In March, the drive suddenly developed an issue ("suddenly" - it was five years old already) and the server went offline. I couldn't do anything about it from here in Naha, but as we planned to spend the Golden Week holiday in Osaka I decided to rebuild the whole thing when I got there. I would have to replace the failed disk, and I wanted to add more storage. Also, while the software worked it felt unreliable and difficult to maintain.

Sleepy. Amemura, Osaka.

Set up the Hardware

I got an SSD to replace the faulty drive, and an external USB hard drive for bulk storage. The computer itself - a six year old Intel NUC with 8GB of ram - is still fine, and more than fast enough for a server like this.

I installed Ubuntu server (using our TV as a monitor). The only tweak I had to do was to use NetworkManager instead of Systemd to set up my network; Systemd lacks support for PPPoE connections that I use to get my public IP address. plug in and format the external drive, and the hardware was ready.

Connecting. Shinsaibashi, Osaka.

The Web Server

I didn't want to keep the messy server set-up I used previously. To set up a real web server with a proper domain and secure connections we need the following things:

  1. A web server. I'll use Nginx.
  2. a fixed IP address. I already buy one from our internet provider.
  3. A domain name. This is the name we want for our server; something like "", "" and so on.
  4. Set up encryption with SSL. The internet is a dangerous place these days, and we want all communication to be encrypted.

I installed Nginx from the Ubuntu repos as the main web server. It's fast, light on resources and straightforward to set up. Also, it's really well suited for redirecting requests to other applications, which is exactly what we'll want to do. I created a quick web page just to have something to look at.

Up until now I had used the IP address. I was the only one using the server so that worked, sort of, but it's ugly and clumsy, and I can't get a real SSL certificate (used to encrypt the communication between server and clients) without a domain name. Domain names are cheap, so there's really no reason not to get one for myself.

Crepe L'Oriant. Minamisenba, Osaka.

Domain Name

There are many, many domain name sellers around. They range from expensive business oriented full-stack providers to cheap sellers with hideous websites, sketchy business practices and lousy reputations. In the end I went with Namecheap, for no better reason than that they're on the FSF recommend list and their website doesn't make me want to gouge out my eyes with a fork.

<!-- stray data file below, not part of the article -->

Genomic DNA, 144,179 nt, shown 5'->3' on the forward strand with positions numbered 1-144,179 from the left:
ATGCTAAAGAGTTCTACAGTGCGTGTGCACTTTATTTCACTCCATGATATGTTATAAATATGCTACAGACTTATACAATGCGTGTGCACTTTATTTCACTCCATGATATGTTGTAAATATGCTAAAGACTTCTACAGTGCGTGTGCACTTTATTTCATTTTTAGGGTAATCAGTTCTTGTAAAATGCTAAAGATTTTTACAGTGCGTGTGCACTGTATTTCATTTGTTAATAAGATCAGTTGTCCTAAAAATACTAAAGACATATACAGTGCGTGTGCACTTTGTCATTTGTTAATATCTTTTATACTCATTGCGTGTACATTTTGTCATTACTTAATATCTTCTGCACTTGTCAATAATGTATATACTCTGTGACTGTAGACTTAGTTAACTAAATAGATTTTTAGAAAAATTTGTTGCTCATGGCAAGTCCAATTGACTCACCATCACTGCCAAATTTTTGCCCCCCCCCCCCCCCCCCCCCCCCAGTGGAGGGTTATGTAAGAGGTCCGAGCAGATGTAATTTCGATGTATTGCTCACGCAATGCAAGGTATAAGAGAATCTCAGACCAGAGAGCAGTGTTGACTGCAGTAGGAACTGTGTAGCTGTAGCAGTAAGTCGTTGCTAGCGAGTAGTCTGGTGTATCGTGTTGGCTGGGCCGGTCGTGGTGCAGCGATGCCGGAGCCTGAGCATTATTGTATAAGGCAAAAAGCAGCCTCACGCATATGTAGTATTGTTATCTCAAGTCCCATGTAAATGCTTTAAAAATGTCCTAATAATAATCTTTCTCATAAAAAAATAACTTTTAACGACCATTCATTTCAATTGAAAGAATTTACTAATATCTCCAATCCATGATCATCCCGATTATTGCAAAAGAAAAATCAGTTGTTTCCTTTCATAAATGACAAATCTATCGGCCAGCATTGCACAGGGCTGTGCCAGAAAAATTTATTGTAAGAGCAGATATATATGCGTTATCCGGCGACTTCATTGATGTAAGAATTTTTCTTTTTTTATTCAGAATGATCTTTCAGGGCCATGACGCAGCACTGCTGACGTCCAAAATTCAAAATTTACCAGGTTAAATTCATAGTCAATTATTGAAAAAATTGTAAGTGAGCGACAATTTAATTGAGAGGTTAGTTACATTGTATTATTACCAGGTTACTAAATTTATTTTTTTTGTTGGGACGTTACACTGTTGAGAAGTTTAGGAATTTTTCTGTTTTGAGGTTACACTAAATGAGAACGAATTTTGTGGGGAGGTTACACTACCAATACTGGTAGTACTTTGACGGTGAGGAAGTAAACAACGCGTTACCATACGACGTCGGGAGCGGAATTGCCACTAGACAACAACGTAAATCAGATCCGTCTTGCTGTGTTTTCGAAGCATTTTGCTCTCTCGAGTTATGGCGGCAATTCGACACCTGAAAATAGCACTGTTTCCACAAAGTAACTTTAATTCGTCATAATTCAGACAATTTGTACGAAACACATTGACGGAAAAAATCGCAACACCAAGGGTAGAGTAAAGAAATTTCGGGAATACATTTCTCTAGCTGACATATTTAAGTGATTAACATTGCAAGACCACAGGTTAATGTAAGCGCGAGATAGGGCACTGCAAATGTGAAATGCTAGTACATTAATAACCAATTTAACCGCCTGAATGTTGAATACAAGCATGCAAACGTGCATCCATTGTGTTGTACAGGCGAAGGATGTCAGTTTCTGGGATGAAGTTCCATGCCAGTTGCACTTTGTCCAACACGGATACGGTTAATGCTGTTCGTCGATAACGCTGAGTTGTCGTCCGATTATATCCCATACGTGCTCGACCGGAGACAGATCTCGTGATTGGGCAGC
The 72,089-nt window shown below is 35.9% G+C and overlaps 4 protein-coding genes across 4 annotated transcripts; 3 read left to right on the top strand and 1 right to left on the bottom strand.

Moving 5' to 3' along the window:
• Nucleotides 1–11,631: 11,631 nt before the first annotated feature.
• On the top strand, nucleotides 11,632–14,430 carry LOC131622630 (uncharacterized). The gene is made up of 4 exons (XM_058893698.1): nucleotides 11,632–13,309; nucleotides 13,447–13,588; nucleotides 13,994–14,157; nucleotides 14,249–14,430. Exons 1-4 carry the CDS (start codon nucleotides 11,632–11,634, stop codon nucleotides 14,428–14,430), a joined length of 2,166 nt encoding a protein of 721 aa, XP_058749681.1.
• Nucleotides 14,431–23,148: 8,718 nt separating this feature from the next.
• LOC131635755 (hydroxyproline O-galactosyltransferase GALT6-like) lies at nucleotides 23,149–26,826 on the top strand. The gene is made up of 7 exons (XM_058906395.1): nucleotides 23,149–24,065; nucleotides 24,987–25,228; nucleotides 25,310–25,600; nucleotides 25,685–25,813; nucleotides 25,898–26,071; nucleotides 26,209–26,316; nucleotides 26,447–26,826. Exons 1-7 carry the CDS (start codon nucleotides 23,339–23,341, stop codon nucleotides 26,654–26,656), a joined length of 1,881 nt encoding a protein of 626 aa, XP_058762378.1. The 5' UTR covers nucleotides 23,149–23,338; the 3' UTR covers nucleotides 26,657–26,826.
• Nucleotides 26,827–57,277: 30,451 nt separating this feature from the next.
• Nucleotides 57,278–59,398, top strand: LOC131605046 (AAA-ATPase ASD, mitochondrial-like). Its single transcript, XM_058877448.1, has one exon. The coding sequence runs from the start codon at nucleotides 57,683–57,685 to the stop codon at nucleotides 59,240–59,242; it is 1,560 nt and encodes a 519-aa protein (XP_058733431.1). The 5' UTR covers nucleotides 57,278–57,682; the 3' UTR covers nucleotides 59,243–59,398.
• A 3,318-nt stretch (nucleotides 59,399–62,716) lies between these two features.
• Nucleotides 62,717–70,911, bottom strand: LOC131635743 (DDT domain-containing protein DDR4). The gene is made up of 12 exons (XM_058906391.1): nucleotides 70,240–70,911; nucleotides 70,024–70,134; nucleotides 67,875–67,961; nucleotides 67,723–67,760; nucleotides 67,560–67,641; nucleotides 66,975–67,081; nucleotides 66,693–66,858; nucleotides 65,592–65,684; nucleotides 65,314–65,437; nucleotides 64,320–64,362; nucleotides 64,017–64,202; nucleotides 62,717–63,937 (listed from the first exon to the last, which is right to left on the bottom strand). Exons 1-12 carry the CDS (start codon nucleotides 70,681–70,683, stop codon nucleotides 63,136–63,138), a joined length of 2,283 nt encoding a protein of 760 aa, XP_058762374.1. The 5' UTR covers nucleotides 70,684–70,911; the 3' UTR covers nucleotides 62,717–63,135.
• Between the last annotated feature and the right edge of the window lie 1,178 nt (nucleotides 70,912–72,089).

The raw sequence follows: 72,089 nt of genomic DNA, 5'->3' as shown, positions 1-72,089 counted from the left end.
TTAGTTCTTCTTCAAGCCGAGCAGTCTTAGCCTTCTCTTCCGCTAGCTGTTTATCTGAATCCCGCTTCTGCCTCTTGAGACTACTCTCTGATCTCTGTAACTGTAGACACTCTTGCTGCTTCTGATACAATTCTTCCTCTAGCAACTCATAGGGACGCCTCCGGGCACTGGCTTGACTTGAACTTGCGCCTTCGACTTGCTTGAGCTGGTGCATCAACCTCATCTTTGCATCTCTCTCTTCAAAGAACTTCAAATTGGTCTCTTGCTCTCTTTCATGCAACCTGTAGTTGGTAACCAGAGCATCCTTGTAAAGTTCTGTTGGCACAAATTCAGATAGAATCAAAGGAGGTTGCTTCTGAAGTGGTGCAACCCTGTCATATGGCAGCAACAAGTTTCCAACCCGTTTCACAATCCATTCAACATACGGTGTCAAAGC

Buying a domain name is very simple, and the setup is, again, fairly straightforward after a bit of googling. I got after my plant watering project a few years back. I point the "" subdomain and "" to the server, redirect "" to "" and everything else to an error page.

For the SSL certificate I use the amazing (and free!) "Let's Encrypt" provider. It's, again, recommend by the FSF, and let's you set up a reliable and secure certificate for your site with very little pain. You add the "certbot" repository, install the script for your webserver (so "python-certbot-nginx" in my case) and run the script with parameters for the domain names you want to use ("" and ""). The script then automatically configures your web server to use SSL encryption properly.

Let's Encrypt does another, clever, thing: It is set to expire in only 90 days. Sounds like a bad thing, I know, but it also let's you renew very easily by just running that script. The script sets up a periodic job that automatically checks if it's time to renew every so often. The clever thing about it is that the short expiration period forces you to set up automatic renewal, and to make sure it actually works. With a long expiration date it would be easy to neglect setting up automatic renewal, and to forget renewing it at all.

We have everything we need: a web server, a way to reach it (as ) and proper encryption to keep the conenction secure. We even have a small place-holder website, just to have something to look at.

HEP5, Umeda. Osaka.


I'm using my server for a few different things. It is the backup target for my other computers, but this is very simple: I run "rsync" on the machines to the external disk on the server. All I need for that is a working SSH connection. I also use it for my git repositories. But again, a working SSH server - included by default in any linux distro - and git is all I need. Trivial.

Neat architecture. Nagai, Osaka.


Nextcloud is a very useful "personal cloud"-type application. It gives you remote storage on the server that you can synchronise to your desktop and smartphone (there's apps for both Android and iOS), and you can share data with others using a browser or an app, very much like Dropbox. You can use it to upload pictures from your phone and share with others. But it's much more than that.

It has a large selection of "apps" you can install that add more functionality. The "Notes" application, for instance, lets you write and synchronise notes anywhere; I can work on blog posts like this one from my work computer, my desktop, and my smartphone (I'm using it right now). There's also calendar apps, email clients, image gallery viewers, collaborative editing tools and lots of other stuff.